Archive for October 15, 2008

Pin-Up of the Day: Martine Beswick

Posted in FILM with tags , , , , , , , , on October 15, 2008 by dcairns

Appreciation of ONE MILLION BC happens in three stages. First, as a child, one watches it purely for the dinosaurs. Ray Harryhausen’s stop-motion saurians are marvellous — they breathe (with the aid of inflating bladders), snarl (with the sound of slow-motion cats hissing) and die, agonizingly.

Later, revisiting it in adolescence, one is transfixed by the spectacle of Raquel Welch in a fur bikini as a cavegirl with false eyelashes. She may be “silicone from the knees up,” as one disgruntled makeup artist put it, but if so, it’s beautifully distributed.

Finally, in adulthood, one returns to the primordial plains and finds one’s interest drawn primarily to… Martine Beswick. She-vixen bitch goddess queen!

Now you are a man, my son.

http://www.youtube.com/watch?v=QGVi6WgQg5Q

(Follow the link.)

From Bond Girl to cavegirl to transexual Hyde, Martine B provided glamour and hauteur to British genre film for some years, and even played a major role — the Queen of Evil — in Oliver Stone’s first film (his best?), SEIZURE.

Wikipedia reports, of her recent activities: “She also owns a successful removals business in London.” Uplift by Beswick?

Lined up and ready to watch, I have THE PENTHOUSE, directed by Peter Collinson (THE ITALIAN JOB). The prospect of another Beswick performance to enjoy is so enticing that I keep postponing the pleasure of watching it… And I normally have pretty weak impulse control when it comes to movies. But I know there’s a relatively small number of Beswicks to enjoy…

The Key of Songs

Posted in FILM with tags , , , , , on October 15, 2008 by dcairns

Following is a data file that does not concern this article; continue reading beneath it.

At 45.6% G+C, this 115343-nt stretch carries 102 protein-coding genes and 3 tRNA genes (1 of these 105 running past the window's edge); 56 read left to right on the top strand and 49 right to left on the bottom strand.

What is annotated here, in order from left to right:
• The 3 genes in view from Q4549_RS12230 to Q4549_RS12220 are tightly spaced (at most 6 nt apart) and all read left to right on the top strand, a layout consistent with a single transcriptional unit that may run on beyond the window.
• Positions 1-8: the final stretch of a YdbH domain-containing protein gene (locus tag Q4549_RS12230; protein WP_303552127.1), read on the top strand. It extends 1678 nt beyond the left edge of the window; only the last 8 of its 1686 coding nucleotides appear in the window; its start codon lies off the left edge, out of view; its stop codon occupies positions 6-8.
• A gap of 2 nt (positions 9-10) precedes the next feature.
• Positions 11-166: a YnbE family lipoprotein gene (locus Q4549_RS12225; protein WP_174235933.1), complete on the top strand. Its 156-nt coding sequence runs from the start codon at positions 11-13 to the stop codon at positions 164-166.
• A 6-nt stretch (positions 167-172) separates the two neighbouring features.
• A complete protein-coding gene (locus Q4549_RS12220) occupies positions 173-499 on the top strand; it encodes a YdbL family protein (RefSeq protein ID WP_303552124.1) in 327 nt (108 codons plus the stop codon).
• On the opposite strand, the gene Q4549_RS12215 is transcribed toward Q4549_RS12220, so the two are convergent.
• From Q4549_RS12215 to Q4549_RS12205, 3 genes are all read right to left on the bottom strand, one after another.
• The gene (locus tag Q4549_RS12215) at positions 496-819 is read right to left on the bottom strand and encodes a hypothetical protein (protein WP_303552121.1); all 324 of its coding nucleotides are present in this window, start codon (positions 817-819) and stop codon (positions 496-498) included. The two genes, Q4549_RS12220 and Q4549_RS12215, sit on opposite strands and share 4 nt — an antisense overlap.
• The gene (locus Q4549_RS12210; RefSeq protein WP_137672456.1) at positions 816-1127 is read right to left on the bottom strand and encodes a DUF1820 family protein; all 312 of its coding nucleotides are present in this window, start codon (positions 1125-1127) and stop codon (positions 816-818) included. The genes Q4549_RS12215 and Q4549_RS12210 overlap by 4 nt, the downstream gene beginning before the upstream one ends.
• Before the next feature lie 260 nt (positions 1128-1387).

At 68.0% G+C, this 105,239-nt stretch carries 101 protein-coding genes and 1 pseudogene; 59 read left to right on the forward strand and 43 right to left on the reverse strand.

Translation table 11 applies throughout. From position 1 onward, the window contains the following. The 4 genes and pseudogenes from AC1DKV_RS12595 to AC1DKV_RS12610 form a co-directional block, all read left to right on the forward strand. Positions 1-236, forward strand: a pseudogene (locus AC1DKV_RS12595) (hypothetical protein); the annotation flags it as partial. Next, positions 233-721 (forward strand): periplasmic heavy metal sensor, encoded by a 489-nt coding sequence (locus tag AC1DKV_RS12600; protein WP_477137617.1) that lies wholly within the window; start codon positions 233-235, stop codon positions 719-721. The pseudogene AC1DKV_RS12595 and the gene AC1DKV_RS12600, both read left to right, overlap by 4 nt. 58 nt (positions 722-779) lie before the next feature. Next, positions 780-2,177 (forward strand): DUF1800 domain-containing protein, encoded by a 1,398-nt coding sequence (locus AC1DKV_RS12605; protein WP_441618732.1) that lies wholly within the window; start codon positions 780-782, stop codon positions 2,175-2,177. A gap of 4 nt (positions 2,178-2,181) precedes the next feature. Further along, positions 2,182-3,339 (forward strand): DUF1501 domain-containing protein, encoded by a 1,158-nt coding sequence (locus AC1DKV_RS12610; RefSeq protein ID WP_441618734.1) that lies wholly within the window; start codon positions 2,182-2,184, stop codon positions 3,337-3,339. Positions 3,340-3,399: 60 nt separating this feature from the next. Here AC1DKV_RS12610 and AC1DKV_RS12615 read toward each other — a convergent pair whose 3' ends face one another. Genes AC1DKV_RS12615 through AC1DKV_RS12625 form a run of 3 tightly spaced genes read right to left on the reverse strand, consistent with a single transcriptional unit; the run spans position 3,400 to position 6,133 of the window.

This is the ending of Marcel Carné’s JULIETTE, OU LA CLEF DES SONGES. Don’t watch it if you don’t want to see what happens at ending of Marcel Carné’s JULIETTE, OU LA CLEF DES SONGES.

Why is it here, on Shadowplay, in Sexy Week? Just because of Gerard Philipe, I guess. When Fiona first saw him, in René Clair’s LA BEAUTE DU DIABLE, she struggled to concentrate on the film because Philipe was so lovely. It helped that he was playing the devil, with cute little horns in his hair…

GP does actually look a bit like a cartoon frog, I think. In cartoons, they often give frogs necks, slender and elegant ones. It was Chuck Jones who observed the essential necklessness of the true frog, and captured in in his seminal toon ONE FROGGY EVENING. But with his slender neck and big, wide eyes, GP is like an attractive cartoon frog that’s transformed into a handsome prince, maybe just retaining a little trace of frogginess as a reminder of his humble pond-based origins. Which makes him all the more endearing.

I’m also sharing this scene with you because it’s a hard film to see, and because there’s a general idea that Carné stopped being of any interest when he stopped collaborating with his screenwriter on the early works, Jacques Prevert. I haven’t seen enough later Carné, just this one (which I think was the first movie my benshi film describer friend David Wingrove translated for me), and LA VISITE MARVELLEUSE, but they’re both very interesting and certainly in keeping with Carné’s poetic and romantic sensibility. And LES PORTES DE LA NUIT, the last completed Carné-Prevert collaboration, which flopped at the box office and has the reputation of being an artistic failure, is a KICK-ASS piece of poetic realism. Just DEVASTATING. It might actually be my favourite of all their films.

In this scene, our hero tries to return to the fantastical Wonderland/Oz/Neverland of Juliette. He succeeds.. at a price.

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